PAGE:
According to new research from the Centers for Disease Control and Prevention, about one in 25 patients in U.S. hospitals came down with an infection while in care units in 2011.
In the last decade, these antibiotic-resistant infections have become increasingly prevalent. Patients acquired around 721,800 infections at hospitals that year. Of those, about 75,000 died, according to the CDC.
The report comes after a swarm of news stories have detailed the rise in what experts have called “superbugs.” This type of bacteria carries genes that enable them to survive against widely used antibiotics. Basically, these superbugs no longer respond to oral antibiotics.
“Even though we’ve had great success nationally, there still are pockets of hospitals that have rates of infection that are several times the national average,” Dr. Peter Pronovost, director of the Armstrong Institute for Patient Safety and Quality at Johns Hopkins Medicine, told CNN.
The recent statistic is particularly scary, as hospitals are generally considered a place where patients go to improve their conditions, not the opposite.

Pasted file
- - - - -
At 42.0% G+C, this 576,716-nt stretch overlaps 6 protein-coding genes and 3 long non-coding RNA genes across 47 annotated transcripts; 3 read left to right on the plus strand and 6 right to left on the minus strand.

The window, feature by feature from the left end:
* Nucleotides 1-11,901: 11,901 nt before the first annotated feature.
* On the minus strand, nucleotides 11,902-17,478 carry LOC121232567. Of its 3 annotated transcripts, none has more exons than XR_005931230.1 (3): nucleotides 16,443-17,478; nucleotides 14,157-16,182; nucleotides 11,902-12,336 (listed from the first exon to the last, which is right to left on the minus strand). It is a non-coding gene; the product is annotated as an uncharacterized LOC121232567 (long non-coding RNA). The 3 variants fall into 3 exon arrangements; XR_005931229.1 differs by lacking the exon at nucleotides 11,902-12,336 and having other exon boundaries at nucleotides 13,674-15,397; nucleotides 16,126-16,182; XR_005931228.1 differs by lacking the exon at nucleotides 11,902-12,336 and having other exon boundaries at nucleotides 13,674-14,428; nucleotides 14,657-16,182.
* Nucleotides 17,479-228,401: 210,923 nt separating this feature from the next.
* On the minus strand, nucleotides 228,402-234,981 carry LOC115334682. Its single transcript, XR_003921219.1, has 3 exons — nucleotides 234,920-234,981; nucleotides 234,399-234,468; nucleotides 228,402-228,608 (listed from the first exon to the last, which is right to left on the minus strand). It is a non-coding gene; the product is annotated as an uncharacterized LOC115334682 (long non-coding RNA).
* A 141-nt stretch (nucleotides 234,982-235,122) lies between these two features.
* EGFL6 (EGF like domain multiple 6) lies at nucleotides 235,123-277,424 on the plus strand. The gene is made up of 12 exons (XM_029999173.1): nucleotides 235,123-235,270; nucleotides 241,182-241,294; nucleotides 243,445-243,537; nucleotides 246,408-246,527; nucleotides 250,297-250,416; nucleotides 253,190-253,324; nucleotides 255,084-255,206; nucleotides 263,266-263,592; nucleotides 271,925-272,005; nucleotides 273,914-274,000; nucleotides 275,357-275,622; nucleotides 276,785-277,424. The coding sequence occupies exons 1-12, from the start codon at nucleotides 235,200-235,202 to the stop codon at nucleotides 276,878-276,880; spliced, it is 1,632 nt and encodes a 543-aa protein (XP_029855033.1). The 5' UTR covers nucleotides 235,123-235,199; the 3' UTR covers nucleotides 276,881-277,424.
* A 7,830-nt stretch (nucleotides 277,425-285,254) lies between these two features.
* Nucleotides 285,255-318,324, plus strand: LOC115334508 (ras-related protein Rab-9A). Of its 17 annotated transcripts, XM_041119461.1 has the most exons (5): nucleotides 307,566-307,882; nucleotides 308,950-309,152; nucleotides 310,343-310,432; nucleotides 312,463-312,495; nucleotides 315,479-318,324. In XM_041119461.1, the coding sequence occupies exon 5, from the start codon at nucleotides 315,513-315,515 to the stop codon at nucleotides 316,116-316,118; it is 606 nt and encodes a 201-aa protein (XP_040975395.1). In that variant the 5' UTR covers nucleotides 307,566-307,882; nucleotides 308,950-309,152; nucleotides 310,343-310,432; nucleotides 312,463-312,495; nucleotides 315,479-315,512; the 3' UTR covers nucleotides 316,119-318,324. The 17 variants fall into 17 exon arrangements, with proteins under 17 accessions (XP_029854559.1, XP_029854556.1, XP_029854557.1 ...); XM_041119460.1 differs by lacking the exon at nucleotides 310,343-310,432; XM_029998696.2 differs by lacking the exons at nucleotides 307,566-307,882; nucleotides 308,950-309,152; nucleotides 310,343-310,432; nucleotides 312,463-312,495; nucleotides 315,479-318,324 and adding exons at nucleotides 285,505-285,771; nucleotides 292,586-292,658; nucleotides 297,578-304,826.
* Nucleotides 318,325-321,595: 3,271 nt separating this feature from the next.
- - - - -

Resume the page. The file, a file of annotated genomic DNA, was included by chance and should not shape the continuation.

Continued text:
As you know, a healthy body is inextricably linked to a healthy mouth. So, what happens to your immune system – including these infections – can impact the health of your mouth, leading to halitosis, among other things.
The biggest culprit on the list of pathogens acquired in hospitals is the bacterium clostridium difficile, commonly known as c. diffe. Another common infection is methicillin-resistant staphylococcus aureus (MSRA), a staph infection.
“The reality is that oftentimes there’s very little that’s being done about it,” Pronovost said to the source. “There’s no accountability for a hospital that has very high infection rates, and my sense is, there absolutely needs to be.”
The most common superbug infections in the U.S. are pneumonia (22 percent), surgical site infections (22 percent), gastrointestinal infections (17 percent), urinary tract infections (13 percent) and bloodstream infections (10 percent).
The research, published on March 26 in the New England Journal of Medicine, is one of the CDC’s most comprehensive studies on the prevalent and potentially lethal health care problem.
How to avoid it
Wash your hands consistently. Victoria Nahum, executive director of the Safe Care Campaign, urged hospital patients to partake in “compulsive hand hygiene” and other best practices like staying diligent on oral health for kids. Antibiotic-resistant superbugs mean patients will have to overcome the fear of questioning their doctor or nurse about their sanitation and hand-washing habits.